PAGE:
Changes to land, property taxes ‘could boost economy’

Taxes on land and property could ‘serve as a powerful tool for helping Scotland develop a robust, resilient wellbeing economy,” according to a new report carried out for the Scottish Land Commission.

The report by Alma Economics identifies a range of ways in which tax changes have the potential to help “achieve long term outcomes for land reform”such as “tackling inequality, expanding the supply of land for housing and reducing the amount of vacant and derelict land.”

Publication of the report coincides with the setting up of a new Expert Advisory Group on Tax on Land and Property to advise the Commission and shape the recommendations that it will put to Scottish Government ministers in late 2021.

The report’s authors highlight a number of levers “that could be used to achieve land reform objectives.”

“Some taxes, including council tax, non-domestic rates and Land and Buildings Transaction Tax (LBTT), are already the responsibility of Scottish Parliament which also has the option of introducing new local taxes designed to fund local authority expenditures,” said the Scottish Land Commission.

The Commission said it is investigating these options further and will be making recommendations for tax reforms within the devolved competency in 2021. 

“Other taxes such as corporation tax, inheritance tax and income tax, which is partially devolved, also have the potential to influence land ownership and use, though these are reserved taxes that require action from the UK Parliament,” said the Commission.

“While 50% of the UK’s wealth is tied up in land and property, it only forms around 10% of the total tax base.

“In Scotland, just 12% of all public sector revenue across reserved and devolved taxes are raised through taxes fully or partially levied on land and property. 

“This raises questions about how the benefits of increasing land values are distributed so that gains can benefit society as a whole.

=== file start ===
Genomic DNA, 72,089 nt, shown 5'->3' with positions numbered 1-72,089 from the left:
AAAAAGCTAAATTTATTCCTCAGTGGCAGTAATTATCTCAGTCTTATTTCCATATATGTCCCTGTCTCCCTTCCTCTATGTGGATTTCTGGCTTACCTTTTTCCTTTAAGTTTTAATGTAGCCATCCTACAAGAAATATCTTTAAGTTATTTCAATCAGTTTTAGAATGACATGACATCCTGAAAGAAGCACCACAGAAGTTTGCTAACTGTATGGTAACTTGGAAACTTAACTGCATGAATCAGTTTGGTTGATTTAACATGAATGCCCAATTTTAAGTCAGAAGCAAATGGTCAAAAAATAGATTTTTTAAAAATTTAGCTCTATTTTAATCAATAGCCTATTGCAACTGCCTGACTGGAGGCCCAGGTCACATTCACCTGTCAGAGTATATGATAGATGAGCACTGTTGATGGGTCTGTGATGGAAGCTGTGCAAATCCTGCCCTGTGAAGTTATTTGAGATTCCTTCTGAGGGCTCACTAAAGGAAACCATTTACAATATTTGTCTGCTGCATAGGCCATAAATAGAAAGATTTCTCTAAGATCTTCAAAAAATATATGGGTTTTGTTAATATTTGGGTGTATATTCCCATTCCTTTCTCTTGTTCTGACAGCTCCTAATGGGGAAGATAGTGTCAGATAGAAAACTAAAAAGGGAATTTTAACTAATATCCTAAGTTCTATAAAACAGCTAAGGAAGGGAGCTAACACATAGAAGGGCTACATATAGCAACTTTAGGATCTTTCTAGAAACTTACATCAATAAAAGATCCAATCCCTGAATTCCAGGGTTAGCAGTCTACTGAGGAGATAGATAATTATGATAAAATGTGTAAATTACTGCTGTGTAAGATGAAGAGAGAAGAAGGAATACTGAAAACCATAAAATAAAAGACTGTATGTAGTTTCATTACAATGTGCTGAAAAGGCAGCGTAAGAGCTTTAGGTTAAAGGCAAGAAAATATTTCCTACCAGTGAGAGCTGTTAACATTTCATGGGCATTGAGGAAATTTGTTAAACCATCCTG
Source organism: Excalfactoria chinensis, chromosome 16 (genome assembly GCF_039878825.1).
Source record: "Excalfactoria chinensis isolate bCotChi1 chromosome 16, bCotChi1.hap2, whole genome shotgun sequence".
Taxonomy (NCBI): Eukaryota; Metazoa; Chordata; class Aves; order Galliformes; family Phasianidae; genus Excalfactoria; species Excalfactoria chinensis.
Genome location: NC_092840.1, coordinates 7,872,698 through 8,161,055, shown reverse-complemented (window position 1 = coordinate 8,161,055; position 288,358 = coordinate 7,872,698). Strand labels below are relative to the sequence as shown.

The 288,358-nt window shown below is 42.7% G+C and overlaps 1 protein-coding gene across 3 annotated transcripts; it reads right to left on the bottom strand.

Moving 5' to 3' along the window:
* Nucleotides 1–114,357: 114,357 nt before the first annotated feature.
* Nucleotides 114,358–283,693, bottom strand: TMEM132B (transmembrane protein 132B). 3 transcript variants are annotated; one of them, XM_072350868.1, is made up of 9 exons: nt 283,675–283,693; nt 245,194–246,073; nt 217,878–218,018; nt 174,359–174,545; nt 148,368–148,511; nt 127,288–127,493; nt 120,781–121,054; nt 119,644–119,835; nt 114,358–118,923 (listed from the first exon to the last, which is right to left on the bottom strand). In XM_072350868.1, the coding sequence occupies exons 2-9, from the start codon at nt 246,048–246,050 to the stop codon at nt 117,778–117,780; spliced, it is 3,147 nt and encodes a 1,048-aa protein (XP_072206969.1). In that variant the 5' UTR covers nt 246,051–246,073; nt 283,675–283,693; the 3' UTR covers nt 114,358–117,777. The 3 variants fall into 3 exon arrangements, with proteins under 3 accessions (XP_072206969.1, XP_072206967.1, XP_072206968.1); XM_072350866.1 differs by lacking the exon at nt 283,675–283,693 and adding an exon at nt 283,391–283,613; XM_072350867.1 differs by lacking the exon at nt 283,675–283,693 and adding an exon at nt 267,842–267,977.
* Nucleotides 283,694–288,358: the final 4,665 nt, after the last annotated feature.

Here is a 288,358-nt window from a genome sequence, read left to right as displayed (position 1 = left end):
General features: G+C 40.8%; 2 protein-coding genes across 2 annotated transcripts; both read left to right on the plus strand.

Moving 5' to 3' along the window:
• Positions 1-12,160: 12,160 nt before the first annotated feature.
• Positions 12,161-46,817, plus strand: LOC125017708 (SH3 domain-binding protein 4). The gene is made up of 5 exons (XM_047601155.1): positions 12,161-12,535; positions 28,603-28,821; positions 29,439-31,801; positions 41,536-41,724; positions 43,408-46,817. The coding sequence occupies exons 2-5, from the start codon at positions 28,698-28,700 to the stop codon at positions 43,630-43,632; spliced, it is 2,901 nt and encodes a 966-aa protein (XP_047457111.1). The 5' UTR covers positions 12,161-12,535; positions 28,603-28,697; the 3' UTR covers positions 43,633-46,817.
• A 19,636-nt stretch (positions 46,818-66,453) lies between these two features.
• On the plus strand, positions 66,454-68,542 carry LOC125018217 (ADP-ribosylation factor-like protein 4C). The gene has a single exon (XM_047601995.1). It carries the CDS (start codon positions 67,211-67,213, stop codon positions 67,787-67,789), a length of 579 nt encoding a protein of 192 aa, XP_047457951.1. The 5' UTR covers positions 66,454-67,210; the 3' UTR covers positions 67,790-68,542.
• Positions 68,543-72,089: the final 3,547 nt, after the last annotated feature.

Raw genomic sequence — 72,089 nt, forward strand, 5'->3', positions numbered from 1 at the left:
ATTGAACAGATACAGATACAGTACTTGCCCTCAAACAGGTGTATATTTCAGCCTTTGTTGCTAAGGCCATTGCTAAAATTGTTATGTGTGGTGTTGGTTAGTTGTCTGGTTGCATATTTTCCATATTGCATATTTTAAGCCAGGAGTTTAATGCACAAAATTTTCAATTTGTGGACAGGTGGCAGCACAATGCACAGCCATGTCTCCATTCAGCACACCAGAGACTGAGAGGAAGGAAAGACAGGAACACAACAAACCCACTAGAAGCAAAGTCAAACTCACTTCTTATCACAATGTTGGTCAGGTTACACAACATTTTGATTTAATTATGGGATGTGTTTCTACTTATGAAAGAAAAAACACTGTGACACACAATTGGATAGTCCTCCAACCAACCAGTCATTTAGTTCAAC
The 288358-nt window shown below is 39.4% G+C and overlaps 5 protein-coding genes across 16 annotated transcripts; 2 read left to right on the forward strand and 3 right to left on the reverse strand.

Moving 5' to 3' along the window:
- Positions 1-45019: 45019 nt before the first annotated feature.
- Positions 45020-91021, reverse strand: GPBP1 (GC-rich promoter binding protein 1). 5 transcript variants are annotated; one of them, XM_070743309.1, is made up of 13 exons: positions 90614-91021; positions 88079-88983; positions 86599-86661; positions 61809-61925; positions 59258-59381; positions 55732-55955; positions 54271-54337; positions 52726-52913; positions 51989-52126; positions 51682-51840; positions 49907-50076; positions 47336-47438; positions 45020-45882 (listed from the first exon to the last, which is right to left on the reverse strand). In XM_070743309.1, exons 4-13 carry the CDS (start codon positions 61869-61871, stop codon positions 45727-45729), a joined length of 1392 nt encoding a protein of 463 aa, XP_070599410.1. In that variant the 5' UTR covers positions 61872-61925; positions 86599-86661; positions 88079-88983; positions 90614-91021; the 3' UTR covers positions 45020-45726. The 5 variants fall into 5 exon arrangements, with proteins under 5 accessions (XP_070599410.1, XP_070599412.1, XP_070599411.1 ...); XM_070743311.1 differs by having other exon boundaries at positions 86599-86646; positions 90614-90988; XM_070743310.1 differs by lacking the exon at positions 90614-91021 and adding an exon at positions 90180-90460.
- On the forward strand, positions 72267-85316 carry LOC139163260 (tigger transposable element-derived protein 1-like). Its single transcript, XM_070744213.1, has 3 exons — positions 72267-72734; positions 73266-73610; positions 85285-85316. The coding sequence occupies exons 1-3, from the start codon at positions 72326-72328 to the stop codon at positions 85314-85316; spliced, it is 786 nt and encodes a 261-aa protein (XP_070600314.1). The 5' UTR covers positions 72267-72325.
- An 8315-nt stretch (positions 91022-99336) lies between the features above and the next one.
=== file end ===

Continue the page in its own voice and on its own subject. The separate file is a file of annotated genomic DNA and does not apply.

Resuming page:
“Identifying changes to the tax system could support Scotland’s recovery and renewal, particularly in relation to town centre regeneration, promoting active land use and diverse ownership.

“The report argues that there is greater potential for these taxes to be used to fund crucial fiscal measures, to stimulate demand, incentivise behaviour change and reduce inequality.”

Lorne MacLeod, Commissioner and Chair of the Commission’s tax expert advisory group, said: “Land is our most valuable asset and we need to be willing to rethink how our tax system operates to make sure we are making the most of it for everyone. 

“Taxes on land, and transactions involving land, are widely used around the world to raise revenues, reduce inequality and promote more effective land use and management.

“Taxes on land and property have the potential to stimulate behaviour change to incentivise a more productive use of land as well as disincentivising behaviour relating to land use and ownership that is not delivering wider public benefits. . 

“They also provide an important source of revenue to finance public services and infrastructure.

“Scotland will have to ensure best possible use of its resources, including land, to support the recovery.”

About the Author

Mark McSherry
Dalriada Media LLC sites are edited by veteran news journalist Mark McSherry, a former staff editor and reporter with Reuters, Bloomberg and major newspapers including the South China Morning Post, London's Sunday Times and The Scotsman. McSherry's journalism has also appeared in The Washington Post, The Guardian, The Independent, The New York Times, London's Evening Standard and Forbes. McSherry is also a professor of journalism and communication arts in universities and colleges in New York City. Scottish-born McSherry has an MBA from the University of Edinburgh and a Certificate in Global Affairs from New York University.